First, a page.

Phillip Island

Three members of the nightly parade of penguins on Phillip Island, Victoria. (Photo AAP)
Three members of the nightly parade of penguins on Phillip Island, Victoria.

Phillip Island is synonymous with its smallest residents, the little penguins (once upon a time known as fairies, but have been given a PC, if rather, prosaic upgrade). Wildlife is certainly a big draw here, with not just penguins to coo over, but also colonies of fur seals and a park dedicated to koalas.

While it's always had a rather sedate reputation, Phillip Island does do a few kinds of wild. There's the weather, with the rip-prone but excellent surfing beaches of the island's southern ocean side (the perfect place to clock the power of the southern ocean and feel the bite of arctic-laced winds). And then, come October, there's the Moto Grand Prix — steel yourself as bike-fiends and petrolheads descend en masse.

Getting there

The Monash Freeway and South Gippsland Highway should get you to San Remo in around two hours, Friday traffic on the Monash permitting. There's also daily V/Line buses, or any number of tour operators willing to whisk you there.

When you get there

Rusty Water Brewery and Restaurant is open from 5pm. They do sample boards of their four naturally brewed beers and snacks in the bar, and there's a cheery Italian restaurant.

Saturday

Get to know the lay of the land and take in some spectacular coastal scenery from the air. Phillip Island Helicopters has five different flights and if you're up for it, does them doors-off and then deposits you into a rigid-hull inflatable speedboat for a trip around the rugged south-west coast, past the fur seal colonies of Seal Rocks. (What the seals think of all the marine hooning, one can only guess.)

Wildlife Coastal Cruises also can get you up close with the seals, as they take in the colony at a more leisurely pace. And yes, these seals do perform, trailing visitor boats with unusual interest. In bad weather, the boat sticks to the sheltered eastern waters of Western Port Bay. It's not a bad consolation prize, with huge brooding granite cliffs making for an atmospheric journey. Cruises depart from Cowes Jetty.

It might look cold out there (and it is, even in high summer) but Island Surf School includes wetsuits in the very reasonable two-hour lesson fee, along with boards and sunscreen. Teachers are drawn from Victoria's top, very gnarly, surfing ranks.

No trip to Phillip Island would be complete without a visit to Summerland Beach for the Penguin Parade. With up to 3500 viewers packing the environment-preserving viewing stands and observation boardwalks, it doesn't feel like a particularly, well, natural nature experience, but the unique little penguins are undeniably cute as they do their sunset waddle back to their burrows. Tickets can be bought online — you'll probably need to do so well in advance on holiday weekends and during the summer.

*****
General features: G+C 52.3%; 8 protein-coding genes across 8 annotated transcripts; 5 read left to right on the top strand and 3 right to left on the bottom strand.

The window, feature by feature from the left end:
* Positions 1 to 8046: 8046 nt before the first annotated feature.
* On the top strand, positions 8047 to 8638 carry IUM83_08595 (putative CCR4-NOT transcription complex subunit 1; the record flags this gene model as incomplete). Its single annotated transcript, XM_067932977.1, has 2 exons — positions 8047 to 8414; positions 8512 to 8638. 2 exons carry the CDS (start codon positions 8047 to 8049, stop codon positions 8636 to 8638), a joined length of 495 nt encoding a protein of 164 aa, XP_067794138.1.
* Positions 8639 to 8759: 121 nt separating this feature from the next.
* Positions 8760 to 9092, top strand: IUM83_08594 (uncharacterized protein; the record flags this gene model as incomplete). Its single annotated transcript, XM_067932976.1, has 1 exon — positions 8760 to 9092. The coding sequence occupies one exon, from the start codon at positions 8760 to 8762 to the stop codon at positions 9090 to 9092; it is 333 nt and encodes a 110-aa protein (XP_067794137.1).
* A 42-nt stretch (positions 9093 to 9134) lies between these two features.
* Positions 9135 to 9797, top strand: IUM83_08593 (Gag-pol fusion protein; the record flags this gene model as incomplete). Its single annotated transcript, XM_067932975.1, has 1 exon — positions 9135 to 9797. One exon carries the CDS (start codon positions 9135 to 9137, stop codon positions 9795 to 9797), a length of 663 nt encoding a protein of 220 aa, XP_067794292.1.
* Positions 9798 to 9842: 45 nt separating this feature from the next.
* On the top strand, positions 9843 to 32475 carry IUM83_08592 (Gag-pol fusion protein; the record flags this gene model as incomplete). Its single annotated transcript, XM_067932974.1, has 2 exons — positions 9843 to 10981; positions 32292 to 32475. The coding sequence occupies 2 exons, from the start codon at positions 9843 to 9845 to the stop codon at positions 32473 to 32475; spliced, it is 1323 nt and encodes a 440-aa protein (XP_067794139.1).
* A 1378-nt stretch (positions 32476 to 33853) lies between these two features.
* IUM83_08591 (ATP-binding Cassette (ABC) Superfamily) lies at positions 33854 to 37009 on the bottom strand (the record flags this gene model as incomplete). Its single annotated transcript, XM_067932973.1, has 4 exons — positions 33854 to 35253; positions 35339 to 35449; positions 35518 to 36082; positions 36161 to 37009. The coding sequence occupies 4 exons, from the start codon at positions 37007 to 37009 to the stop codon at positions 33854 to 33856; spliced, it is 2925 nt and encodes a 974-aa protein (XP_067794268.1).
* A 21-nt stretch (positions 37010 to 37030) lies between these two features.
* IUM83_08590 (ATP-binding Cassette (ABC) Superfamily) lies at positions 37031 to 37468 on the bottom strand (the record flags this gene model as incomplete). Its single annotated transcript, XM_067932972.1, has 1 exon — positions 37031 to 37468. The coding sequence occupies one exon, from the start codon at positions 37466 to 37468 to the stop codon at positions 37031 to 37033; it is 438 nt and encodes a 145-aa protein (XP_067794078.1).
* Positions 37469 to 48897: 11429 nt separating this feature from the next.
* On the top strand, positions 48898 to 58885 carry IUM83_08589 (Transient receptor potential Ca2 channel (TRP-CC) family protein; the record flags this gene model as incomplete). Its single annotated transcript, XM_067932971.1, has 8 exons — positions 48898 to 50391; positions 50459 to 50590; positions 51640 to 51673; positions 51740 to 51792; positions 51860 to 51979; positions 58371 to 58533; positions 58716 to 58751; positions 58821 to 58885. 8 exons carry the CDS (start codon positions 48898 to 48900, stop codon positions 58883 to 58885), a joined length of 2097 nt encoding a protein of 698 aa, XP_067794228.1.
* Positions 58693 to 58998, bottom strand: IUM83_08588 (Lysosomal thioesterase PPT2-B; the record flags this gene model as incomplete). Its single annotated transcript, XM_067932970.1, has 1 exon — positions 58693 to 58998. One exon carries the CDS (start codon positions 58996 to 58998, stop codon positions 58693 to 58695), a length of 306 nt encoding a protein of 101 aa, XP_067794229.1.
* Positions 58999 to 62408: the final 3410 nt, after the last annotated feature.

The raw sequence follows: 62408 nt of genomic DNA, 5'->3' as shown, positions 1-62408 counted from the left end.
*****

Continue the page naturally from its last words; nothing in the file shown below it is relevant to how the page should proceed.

After the penguins, head to Foreshore Restaurant and Bar for spectacular views and upmarket pub food (hearty if not particularly inspired). If the evening is fine, and you'd rather something beachy and casual, opt for posh fish and chips at Woolamai's White Salt (7 Vista Place, Woolamai; phone (03) 5956 6336). You may have to fight for an outside table, though a beachside spot for an impromptu picnic dinner won't be hard to find.

Sunday

Madcowes will set you up for an active Sunday with a top-notch egg and bacon sandwich or the best ricotta hotcakes this side of Bill Grainger's house. It's a particularly sweet spot in summer.

If you've got kids or overseas visitors in tow, you may want to fit in a visit to the Koala Conservation Centre, otherwise it's straight to the serene heritage site at Churchill Island. There's storybook barnyard animals like Clydesdales, highland cattle, ducks and peacocks, as well as walking or cycling tracks and a farm produce shop.

Lunch, and wonderful Westernport views, can be had at the island cafe, now run by the team from Spice Island Cooking School who do smart cafe food at reasonable prices and have a locals-led wine list. If you're there on the fourth Saturday of the month, don't miss the farmers market.

Stock up at the eccentric Phillip Island Chocolate Factory and perhaps grab a quick fortifying vindaloo at local's favourite Curry Leaf before the drive home (9 Vista Place, Woolamai; phone (03) 5956 6772). If you're staying until Monday morning, try Infused for a sunset cocktail and some city-style bar food (freshly shucked oysters several ways, duck spring rolls, seafood and kaffir-leaf dumplings).

What to bring home

A "squeeze me, I sound real" life-size (ie, little) plush penguin.

Where to stay

While there's no shortage of B&Bs on the island, they often don't represent good value for money, so it's best to do some research. In high summer and Easter, absolutely everything gets booked out — plan ahead.

The Victorian décor of Glen Isla House might be too uptight for some, but this exclusive "country house style retreat" has magnificent heritage gardens, absolute privacy and thoughtful personal service.

One wonders if they were being ironic with the name, but the airy loft suites at Spice Island B&B, set among native trees and with lovely views, definitely do add some colour to the scene. You can also do cooking classes here.

Silverwater Resort has big sea and sky views from smart apartments, and resort facilities such as heated indoor and outdoor pools, tennis courts and children's playgrounds.

What to leave behind

Your Noosa/St Barts resort wear and attitude. This is a laid-back (and often wind-swept) destination.



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